• Naked: Stripped-down bikes with minimal bodywork and exposed engines, offering a raw and agile riding experience.
  • Scooter/Moped: Small, lightweight bikes ideal for city commuting, featuring automatic transmissions and step-through designs.

Still wondering what type of motorcycle you should get? Click here!

What Size Bike Do I Need as a Beginner?

Choosing the right size motorcycle as a beginner is necessary for your safety, comfort, and overall riding experience. While the engine's cubic centimeter (CC) displacement is a key factor, the most important consideration should be your comfort level with the bike. Generally, for beginners, motorcycles ranging from 250cc to 500cc are recommended because they are powerful enough to be enjoyable and practical for various types of riding, yet not so powerful as to be overwhelming for new riders. 

However, if you mostly plan on city commuting or just looking for a lightweight bike, picking a bike under 250cc might even be the right choice for you. There are lots of bikes in this category that will help you save on gas costs and still have the power you need. 

It's worth noting that the motorcycles used in the Motorcycle Safety Foundation (MSF) Basic Rider Courses often fall within this range, with many of the training bikes being around 150-250cc. 

Ultimately, the "right" CC for you comes down to how comfortable you feel handling the motorcycle. Consider starting with a lower CC bike to hone your riding skills. As you gain experience and confidence, you can then decide if you want to move up to a bike with higher CCs. Remember, the goal is to find a motorcycle that you can control easily and that suits the type of riding you plan to do.

Best Motorcycles for Beginners (Affordable, 300cc, 500cc, & more!)

When picking your first motorcycle, start with something manageable like a 125-250cc engine, as recommended by most safety courses, and try not to exceed 500cc to keep it beginner-friendly. Lighter bikes, in the 300-400 pound range, are easier to handle and less intimidating for new riders. Since there's a good chance of minor bumps and scratches, opt for a more affordable bike, either under $5k used or $4-10k new. Speed isn't crucial at this stage, so a bike with a top speed of 80-120 mph is sufficient and safer for learning. Look for essential safety features like ABS to help prevent accidents. Lastly, consider a bike that can adapt to different terrains if you're interested in exploring a variety of riding environments. View our top recommendations for beginner motorcycles below: 

Finding an Affordable First Motorcycle

Our top three recommendations under 6k:

  1. Honda Grom - $3,599
  2. Suzuki GSX250R - $5,099
  3. Yamaha YZF-R3 - $5,499

Find more “cheap”, yet reliable motorcycle recommendations HERE.

Under 300cc

Our top three recommendations in the under 300cc category:

  1. Honda CB300R - 286cc 
  2. Suzuki GSX250R ABS - 248cc
  3. Kawasaki Versys-X 300 - 296cc

Find more of the best bikes under 300c HERE. 

Under 500cc

Our top three recommendations in the under-500cc category:

  1. Harley-Davidson X 440 - 440cc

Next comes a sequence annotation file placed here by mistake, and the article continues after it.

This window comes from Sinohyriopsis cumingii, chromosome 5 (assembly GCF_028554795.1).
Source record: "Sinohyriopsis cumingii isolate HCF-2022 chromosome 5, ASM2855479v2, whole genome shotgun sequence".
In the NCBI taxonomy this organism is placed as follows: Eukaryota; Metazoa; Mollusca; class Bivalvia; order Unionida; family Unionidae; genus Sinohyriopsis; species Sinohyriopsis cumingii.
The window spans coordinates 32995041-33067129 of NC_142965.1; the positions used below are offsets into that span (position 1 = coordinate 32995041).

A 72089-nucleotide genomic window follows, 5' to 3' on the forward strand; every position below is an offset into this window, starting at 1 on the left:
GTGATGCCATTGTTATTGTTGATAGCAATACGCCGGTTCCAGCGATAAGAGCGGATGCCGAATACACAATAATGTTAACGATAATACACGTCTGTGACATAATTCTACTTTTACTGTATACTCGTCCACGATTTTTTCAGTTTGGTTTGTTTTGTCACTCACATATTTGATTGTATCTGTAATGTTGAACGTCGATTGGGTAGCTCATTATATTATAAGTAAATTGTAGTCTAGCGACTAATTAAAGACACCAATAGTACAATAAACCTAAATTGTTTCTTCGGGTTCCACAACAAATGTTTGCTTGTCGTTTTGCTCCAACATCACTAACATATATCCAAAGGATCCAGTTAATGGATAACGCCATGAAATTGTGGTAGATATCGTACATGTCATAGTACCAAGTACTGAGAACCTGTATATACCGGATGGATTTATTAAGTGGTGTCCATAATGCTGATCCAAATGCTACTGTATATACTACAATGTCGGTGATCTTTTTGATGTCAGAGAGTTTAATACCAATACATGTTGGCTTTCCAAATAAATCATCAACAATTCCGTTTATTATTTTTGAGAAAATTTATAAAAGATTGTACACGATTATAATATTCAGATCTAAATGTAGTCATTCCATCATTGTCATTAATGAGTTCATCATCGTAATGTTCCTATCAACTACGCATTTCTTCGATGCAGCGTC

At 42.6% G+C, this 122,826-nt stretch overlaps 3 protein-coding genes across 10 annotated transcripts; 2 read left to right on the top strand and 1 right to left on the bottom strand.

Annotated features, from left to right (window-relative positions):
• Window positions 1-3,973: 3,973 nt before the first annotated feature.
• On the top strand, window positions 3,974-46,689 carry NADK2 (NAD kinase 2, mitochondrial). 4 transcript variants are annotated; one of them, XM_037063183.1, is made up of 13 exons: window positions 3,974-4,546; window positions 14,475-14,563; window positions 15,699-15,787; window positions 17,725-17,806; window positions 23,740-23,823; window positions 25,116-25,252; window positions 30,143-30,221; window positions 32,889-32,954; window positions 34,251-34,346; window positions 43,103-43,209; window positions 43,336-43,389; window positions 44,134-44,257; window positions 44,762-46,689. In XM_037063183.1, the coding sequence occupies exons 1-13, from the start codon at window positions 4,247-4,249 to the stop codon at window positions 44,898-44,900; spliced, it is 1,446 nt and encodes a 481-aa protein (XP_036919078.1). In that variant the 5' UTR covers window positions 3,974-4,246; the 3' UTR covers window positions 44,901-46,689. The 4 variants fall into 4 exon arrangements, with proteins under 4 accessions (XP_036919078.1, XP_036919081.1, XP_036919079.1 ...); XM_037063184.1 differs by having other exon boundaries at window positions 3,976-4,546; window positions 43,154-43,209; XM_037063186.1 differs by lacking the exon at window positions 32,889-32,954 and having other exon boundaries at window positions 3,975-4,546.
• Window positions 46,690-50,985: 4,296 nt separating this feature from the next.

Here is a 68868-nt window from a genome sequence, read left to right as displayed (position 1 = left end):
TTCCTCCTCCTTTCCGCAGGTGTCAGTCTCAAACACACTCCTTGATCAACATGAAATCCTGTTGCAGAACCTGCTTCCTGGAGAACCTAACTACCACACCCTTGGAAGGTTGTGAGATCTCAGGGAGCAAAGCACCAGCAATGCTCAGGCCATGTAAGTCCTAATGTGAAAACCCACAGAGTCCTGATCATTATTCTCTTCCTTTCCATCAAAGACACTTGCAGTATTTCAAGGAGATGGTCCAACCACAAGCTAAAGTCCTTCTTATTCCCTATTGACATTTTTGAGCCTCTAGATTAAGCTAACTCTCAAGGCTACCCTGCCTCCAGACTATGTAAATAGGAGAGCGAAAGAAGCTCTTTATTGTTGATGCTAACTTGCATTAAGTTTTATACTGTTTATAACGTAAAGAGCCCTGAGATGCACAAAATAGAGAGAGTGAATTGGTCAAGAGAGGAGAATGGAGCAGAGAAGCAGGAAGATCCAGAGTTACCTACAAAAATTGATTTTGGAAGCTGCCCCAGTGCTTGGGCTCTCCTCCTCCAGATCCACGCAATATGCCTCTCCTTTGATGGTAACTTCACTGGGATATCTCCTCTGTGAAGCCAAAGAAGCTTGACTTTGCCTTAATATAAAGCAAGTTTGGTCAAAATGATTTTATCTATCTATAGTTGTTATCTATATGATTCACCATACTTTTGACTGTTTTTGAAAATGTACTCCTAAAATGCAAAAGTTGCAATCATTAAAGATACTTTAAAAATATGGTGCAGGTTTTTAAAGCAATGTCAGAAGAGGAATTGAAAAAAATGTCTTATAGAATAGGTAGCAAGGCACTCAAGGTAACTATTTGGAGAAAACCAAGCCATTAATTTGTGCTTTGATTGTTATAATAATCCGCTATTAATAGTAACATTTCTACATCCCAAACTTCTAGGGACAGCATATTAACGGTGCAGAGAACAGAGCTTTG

2. Honda Rebel 500 - 471cc
  3. Kawasaki Ninja 500 - 451cc

Find more of our top sub-500cc recommendations HERE. 

Don’t Skimp on Bike Maintenance

Motorcycle maintenance is especially important for beginners for several reasons:

  • Safety: First and foremost, regular maintenance ensures the motorcycle is in safe working order. Issues like worn brakes, old tires, or faulty lights can lead to dangerous situations. For beginners, who are still getting accustomed to riding, having a bike that responds predictably and reliably is crucial for avoiding accidents.
  • Learning the Machine: As you perform maintenance tasks, you naturally learn more about how your motorcycle works. This knowledge helps beginners understand the limits and capabilities of their bike, leading to more informed and confident riding decisions.
  • Building Good Habits: Starting with good maintenance habits early on sets the stage for a lifelong commitment to taking care of your equipment. Learning to regularly check and maintain your bike ensures it always performs at its best, extends its lifespan, and saves money on potential repairs down the line.
  • Cost-Efficiency: Catching issues early through routine checks can prevent minor problems from escalating into major, costly repairs. For beginners, who might not yet fully appreciate the nuances of motorcycle upkeep, sticking to a maintenance schedule can be a cost-effective way to avoid surprises.
  • Enhanced Riding Experience: A well-maintained motorcycle offers a smoother, more enjoyable ride. For beginners, this means easier handling, better fuel efficiency, and a more pleasant learning curve as they become more skilled riders.
  • Resale Value: Should you decide to upgrade to a more advanced bike in the future, a well-maintained motorcycle will have a higher resale value. This practice pays off by providing more resources to invest in your next bike.

Looking for a comprehensive motorcycle maintenance plan and checklist? Visit this article for more tips and tricks and helpful checklists to keep your bike in great condition. 

Safety Tips for New Riders

picture of different motorcycle jackets at a store beginners guide to motorcycles 101

Safety Tips

Here's a quick rundown of basic safety tips for beginners to ensure a safer ride:

  1. Take a Motorcycle Safety Course: It's essential for learning the ropes and improving your skills. These courses also teach you traffic safety laws and might even snag you an insurance discount.